As to needing to be licensed - I know W-2 employees don't need a license for brokerage activities concerning properties owned by their employer. If I recall correctly (although I can't find that citation), that exemption also applies to officers of a corporation. However, again, consider the ability of your LLC to scale by taking on those functions which should be taken care of (on the P&L) by a management company. If the management expenses and legal fees don't pencil out, you've simply bought yourself a job, like we see many contractors doing on fix-n-flips. At the very least compensate yourself accordingly.

 Great information.  Thanks alot gain!

Frank

"Regardless, per my discussion with the insurance underwriter (Allstate), based on the number of properties I have, their current use, and my involvement managing them, my current situationdoes not create a condition where it pushes me to the "business" category and I do not need commercial insurance. The property rental insurance (landlord insurance) and my personal umbrella policy cover me for my current involvement in my properties."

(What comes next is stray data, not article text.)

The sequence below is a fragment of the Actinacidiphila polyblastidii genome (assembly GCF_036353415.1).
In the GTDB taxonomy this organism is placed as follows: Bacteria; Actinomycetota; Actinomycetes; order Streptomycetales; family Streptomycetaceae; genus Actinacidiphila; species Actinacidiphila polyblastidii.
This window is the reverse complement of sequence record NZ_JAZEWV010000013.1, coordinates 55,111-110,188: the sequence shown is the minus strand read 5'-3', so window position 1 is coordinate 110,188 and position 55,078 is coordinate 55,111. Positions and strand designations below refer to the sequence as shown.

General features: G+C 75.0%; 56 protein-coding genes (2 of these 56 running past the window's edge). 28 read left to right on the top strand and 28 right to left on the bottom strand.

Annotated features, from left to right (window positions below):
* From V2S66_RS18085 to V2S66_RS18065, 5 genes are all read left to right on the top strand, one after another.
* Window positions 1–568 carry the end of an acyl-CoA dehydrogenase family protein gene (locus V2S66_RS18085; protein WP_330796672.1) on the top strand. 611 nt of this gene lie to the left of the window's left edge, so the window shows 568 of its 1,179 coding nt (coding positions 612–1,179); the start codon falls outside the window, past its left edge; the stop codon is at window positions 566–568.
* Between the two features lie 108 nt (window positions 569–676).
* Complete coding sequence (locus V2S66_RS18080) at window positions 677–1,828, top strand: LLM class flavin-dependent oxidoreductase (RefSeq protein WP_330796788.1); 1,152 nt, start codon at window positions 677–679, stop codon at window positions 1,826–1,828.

I hope you got that in writng, especially the part about your personal umbrella covering rental activities liability.

Originally posted by @John Clark :

"Regardless, per my discussion with the insurance underwriter (Allstate), based on the number of properties I have, their current use, and my involvement managing them, my current situationdoes not create a condition where it pushes me to the "business" category and I do not need commercial insurance. The property rental insurance (landlord insurance) and my personal umbrella policy cover me for my current involvement in my properties."

I hope you got that in writng, especially the part about your personal umbrella covering rental activities liability.

I appreciate the  question about business pursuit,  for it made me double check my previous information and assumptions. However,  as noted  above this is not a business from my underwriter's perspective. 

Honestly,  please go ahead and talk to your own agent. Without an specific example regarding how my issurance is voided, this discussion is over.

For kicks,  I may check with another of the brand name underwriters. It wouldn't hurt. 

Good luck, 

Frank